The Aborigines of Australia have used tea tree oil for thousands of years. The oil is useful for warding off infection, sore throats and acne, and is an effective cleaner, removing and preventing mold and mildew. Although tea tree oil is generally safe, be aware there are some dangers associated with improper use while cleaning.
Using tea tree oil correctly for cleaning will prevent exposing yourself or others to its dangers. Dilute 2 teaspoons of tea tree oil in 2 cups of water, and pour the solution into an empty spray bottle. It can be sprayed onto grout to prevent mold from growing, or on surfaces to cut through oil and mildew. For mold-resistant laundry, add half a teaspoon to wash.
Tea tree oil originated from Australia where there are more than 150 types of the tea tree oil tree, melaleuca. However, not all tea tree oil brands contain the active ingredients of terpinen 4-ol or cineole. Avoid being duped by checking the product label, before purchasing. For effectiveness and cleaning, tea tree oil should contain at least 30 percent terpinen 4-ol, and no more than 15 percent cineole.
If while you are cleaning tea tree oil splashes onto your skin, it could cause an allergic reaction to the active ingredients. The European Union's Scientific Committee on Consumer Products has expressed concerns that pure tea oil can cause severe skin irritation. It suggests the reaction can be made worse if the oil is left in direct sunlight. Although not common, tea tree oil can cause an itchy rash to users, or dizziness if swallowed. To prevent this, always wear gloves when using the oil for cleaning and dilute with water.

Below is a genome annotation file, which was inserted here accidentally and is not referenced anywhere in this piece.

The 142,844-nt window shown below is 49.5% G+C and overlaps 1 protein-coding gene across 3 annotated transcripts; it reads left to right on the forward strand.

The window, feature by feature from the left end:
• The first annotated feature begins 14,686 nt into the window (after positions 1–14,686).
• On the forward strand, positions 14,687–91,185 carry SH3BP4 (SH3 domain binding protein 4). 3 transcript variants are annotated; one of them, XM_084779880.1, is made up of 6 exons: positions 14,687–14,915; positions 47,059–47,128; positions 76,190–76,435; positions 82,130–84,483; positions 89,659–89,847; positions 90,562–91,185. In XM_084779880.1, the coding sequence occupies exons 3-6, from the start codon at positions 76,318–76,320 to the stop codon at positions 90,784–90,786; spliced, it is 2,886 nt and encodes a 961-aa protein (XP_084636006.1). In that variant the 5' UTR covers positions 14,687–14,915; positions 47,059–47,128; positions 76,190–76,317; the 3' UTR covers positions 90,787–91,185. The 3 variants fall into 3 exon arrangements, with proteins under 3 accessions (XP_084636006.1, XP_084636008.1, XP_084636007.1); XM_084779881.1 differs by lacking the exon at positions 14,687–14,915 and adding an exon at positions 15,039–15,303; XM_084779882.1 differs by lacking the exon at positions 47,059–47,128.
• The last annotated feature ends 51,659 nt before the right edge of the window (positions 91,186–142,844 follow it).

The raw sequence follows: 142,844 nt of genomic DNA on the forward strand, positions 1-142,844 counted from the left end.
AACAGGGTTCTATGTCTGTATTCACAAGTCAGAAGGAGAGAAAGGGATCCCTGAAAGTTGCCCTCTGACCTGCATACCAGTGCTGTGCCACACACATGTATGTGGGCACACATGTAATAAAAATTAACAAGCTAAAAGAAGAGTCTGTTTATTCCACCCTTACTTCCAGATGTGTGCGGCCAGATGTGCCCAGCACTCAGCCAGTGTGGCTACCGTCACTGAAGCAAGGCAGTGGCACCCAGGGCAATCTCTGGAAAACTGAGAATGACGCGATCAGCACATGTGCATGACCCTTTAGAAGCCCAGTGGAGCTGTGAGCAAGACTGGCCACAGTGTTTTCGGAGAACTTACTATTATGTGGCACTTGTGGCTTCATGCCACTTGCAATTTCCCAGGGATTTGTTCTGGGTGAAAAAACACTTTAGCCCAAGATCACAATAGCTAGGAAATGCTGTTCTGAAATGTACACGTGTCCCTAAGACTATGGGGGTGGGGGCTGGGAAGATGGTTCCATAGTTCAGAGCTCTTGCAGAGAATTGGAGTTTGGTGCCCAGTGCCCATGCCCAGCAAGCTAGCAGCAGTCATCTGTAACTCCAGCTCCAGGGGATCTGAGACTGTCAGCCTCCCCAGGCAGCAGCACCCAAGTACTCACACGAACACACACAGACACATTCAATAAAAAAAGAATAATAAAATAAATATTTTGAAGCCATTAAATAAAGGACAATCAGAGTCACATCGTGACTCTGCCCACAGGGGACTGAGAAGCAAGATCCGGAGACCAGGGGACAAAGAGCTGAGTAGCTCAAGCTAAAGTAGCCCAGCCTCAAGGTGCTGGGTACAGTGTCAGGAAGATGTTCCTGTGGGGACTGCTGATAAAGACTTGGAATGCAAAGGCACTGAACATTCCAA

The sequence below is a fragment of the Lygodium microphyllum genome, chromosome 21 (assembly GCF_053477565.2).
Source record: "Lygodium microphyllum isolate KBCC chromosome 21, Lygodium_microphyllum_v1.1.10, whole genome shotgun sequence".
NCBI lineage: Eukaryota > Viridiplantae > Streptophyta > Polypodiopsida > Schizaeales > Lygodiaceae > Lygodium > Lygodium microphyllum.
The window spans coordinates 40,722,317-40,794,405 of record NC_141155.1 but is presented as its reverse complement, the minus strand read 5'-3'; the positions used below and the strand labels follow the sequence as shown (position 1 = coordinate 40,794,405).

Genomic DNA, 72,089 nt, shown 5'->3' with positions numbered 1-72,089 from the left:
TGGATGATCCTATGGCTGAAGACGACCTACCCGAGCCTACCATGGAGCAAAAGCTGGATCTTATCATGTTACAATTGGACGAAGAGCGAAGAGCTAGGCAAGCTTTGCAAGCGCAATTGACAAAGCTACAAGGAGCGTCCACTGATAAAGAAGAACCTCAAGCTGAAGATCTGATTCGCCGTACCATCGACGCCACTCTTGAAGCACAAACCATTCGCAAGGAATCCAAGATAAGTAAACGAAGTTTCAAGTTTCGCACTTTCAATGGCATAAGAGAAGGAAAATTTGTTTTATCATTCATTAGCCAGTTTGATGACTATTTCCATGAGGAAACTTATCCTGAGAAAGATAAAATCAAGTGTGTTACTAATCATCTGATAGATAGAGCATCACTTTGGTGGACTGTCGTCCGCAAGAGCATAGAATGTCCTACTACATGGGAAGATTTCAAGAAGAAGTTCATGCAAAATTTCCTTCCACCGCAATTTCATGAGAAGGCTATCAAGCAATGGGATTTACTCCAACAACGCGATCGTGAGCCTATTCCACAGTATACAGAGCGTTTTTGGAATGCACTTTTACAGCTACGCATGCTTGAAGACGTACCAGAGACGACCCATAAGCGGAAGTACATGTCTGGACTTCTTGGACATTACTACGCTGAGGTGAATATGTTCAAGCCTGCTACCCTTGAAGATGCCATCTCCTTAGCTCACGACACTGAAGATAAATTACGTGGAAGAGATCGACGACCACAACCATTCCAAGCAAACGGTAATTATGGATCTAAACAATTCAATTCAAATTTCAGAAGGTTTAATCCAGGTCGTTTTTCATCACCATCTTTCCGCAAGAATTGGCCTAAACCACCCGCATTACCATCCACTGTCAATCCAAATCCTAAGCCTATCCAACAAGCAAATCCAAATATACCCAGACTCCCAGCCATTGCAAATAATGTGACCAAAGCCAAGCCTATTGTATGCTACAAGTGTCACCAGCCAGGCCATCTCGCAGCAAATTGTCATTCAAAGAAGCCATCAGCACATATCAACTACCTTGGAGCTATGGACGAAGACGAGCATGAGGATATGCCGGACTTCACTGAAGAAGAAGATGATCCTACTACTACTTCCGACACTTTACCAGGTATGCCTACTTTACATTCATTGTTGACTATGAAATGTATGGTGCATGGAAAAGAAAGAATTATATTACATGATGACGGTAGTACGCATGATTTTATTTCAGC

Although tea tree oil can be added to a wash, it should not be applied directly to clothing to remove stains. Since it is an oil, it could leave a nasty mark especially if it is not diluted. If you do have a tea tree oil stain on clothing, remove it using an oxygen bleach immediately. Mix the bleach with warm water, and let clothing soak. After 15 minutes, wring out and dab the stain off with an old towel.